I don’t expect the same drama from tonight’s World Cup Dressage freestyle. This discipline, without the element of a course that is never the same twice, usually has little in the way of jolting surprises at this level.
Joking with my friend Max Ammann, the former director of the show jumping World Cup, I said I was going to go out to dinner and a show this evening, since I knew how the dressage final is going to come out.
“Isabell Werth will win,” I said, adding, of course, that’s only if nothing weird happens, like the ground opening up in front of Warum Nicht, or some form of natural disaster sweeping through the show.
Max begged to differ with me, so I’ll tell you what he said. He believes several others have a chance including Imke Schellekens-Bartels with Sunrise (she also happens to be the daughter of one of his good friends, but I know that didn’t influence him); the USA’s Steffen Peters on Floriano and Kyra Kyrklund of Finland with Max.
Anyway, I wouldn’t miss it for anything, even if it comes out just as I said, because it’s such a treat to see the bond between Isabell, long one of the world’s great riders, and the chestnut with the big ears.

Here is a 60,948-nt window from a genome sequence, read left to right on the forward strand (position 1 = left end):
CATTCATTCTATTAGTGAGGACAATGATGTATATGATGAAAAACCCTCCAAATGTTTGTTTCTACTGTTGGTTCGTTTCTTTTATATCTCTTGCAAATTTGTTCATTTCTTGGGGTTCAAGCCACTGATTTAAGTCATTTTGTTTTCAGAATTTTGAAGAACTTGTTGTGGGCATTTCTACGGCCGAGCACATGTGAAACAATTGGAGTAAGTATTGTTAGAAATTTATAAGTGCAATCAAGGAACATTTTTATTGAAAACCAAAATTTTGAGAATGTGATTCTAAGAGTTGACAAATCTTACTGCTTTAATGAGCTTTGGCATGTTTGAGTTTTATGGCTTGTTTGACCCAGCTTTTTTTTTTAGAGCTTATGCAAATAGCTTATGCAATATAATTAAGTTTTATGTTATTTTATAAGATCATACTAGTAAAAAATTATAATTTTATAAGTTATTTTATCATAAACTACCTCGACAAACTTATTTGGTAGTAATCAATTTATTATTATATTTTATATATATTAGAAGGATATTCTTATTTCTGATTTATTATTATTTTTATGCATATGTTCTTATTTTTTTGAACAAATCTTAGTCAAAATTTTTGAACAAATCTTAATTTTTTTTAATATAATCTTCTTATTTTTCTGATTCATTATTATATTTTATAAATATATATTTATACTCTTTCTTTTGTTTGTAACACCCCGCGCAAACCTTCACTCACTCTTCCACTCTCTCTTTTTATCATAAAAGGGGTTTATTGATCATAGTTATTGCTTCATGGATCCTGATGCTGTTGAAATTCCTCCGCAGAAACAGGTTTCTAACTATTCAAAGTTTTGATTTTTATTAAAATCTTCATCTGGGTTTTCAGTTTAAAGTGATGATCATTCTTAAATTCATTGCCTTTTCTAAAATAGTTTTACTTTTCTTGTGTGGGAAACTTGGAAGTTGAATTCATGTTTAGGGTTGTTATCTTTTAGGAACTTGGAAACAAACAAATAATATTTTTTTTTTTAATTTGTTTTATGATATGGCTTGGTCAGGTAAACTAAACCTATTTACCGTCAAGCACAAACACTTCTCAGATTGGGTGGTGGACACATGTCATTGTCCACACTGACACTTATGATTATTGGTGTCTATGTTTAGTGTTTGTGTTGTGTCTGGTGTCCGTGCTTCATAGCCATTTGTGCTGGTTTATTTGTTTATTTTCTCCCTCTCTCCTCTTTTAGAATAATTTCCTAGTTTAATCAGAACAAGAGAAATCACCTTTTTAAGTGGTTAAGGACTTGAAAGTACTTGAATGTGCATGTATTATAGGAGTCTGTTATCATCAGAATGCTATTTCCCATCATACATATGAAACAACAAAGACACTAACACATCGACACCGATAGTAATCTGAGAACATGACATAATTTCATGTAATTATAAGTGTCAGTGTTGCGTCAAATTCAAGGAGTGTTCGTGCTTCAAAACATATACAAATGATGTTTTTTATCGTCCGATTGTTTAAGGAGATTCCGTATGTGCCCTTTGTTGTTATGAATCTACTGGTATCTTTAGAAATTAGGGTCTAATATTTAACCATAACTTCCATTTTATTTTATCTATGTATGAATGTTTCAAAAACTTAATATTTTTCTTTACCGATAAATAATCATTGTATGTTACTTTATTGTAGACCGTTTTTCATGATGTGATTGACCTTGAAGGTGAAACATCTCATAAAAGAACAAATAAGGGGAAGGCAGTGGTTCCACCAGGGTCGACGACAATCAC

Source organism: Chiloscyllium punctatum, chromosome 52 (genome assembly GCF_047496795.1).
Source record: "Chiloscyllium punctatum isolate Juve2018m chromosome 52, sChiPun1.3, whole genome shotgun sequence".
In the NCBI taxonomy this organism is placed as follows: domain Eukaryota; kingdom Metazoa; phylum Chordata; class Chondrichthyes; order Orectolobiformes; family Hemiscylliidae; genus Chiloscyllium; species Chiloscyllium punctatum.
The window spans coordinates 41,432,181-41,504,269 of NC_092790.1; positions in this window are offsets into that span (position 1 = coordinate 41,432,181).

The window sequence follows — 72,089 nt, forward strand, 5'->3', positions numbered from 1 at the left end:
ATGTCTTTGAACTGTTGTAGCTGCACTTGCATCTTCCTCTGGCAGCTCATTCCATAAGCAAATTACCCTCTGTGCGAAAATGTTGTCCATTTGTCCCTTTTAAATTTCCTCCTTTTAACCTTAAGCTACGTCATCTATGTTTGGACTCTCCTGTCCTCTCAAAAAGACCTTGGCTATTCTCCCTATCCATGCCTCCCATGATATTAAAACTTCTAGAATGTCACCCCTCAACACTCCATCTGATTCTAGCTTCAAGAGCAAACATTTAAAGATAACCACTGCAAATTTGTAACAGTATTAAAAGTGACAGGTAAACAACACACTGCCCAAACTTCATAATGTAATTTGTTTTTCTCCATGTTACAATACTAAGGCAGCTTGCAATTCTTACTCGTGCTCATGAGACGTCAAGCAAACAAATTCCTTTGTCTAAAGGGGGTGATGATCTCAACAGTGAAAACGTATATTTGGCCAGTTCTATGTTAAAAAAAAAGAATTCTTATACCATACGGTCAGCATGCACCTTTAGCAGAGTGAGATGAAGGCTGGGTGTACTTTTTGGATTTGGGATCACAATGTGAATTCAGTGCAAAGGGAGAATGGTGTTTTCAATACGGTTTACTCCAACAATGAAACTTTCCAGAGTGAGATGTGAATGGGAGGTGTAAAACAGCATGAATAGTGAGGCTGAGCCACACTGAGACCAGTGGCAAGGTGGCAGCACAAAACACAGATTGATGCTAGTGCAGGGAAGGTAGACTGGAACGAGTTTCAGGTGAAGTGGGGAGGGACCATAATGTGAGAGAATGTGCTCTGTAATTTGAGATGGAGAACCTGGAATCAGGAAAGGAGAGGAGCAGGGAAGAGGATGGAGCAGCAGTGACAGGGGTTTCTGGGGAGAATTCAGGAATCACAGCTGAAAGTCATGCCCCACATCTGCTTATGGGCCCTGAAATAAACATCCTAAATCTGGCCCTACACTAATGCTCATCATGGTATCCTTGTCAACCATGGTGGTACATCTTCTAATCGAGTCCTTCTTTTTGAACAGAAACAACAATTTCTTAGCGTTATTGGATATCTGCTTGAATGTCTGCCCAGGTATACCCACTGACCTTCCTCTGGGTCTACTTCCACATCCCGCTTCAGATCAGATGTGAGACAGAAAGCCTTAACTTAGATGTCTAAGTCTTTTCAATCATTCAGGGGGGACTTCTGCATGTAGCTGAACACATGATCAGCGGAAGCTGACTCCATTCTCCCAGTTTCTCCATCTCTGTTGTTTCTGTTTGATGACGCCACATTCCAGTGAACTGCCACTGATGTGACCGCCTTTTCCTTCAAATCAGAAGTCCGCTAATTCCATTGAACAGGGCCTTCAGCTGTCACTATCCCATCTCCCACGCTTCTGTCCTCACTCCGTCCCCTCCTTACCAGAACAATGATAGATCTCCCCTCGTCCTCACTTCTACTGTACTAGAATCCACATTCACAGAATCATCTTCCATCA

We did have a little dressage today. There was an invitational for non-World Cup riders won by Californian Mette Rosenkrantz on Basquewille, and a freestyle for the riders who didn’t make the Cup final.
That was won in grand style by Portugal’s Daniel Pinto on the impressive Lusitano stallion, Galopin de la Font. Highlights included Daniel doing a pirouette and half-passes one-handed, which I’m told is allowed in four movements of a freestyle. It created quite an impression, and Daniel was proud to have brought an “exotic” breed to the finals.
Having two disciplines at the World Cup is great, but for someone who’s writing about both (not to mention taking photos) it’s non-stop. So to make sure I don’t fall asleep at my desk again and get another crick in my neck, I’m going to call it quits for now.
But don’t worry, we’ll put up a bulletin tomorrow morning to tell you who won the Dressage World Cup. My money would be on Isabell Werth, as I told you, but sadly, it isn’t true what most people believe about Vegas: You can’t bet on everything here, and my efforts to find a sports book that would give me odds on Isabell were fruitless. These are serious horse racing/major sport places and they never heard of the World Cup finals. It’s probably just as well; they wouldn’t get a seat tonight if they wanted to come because I hear it’s a sellout.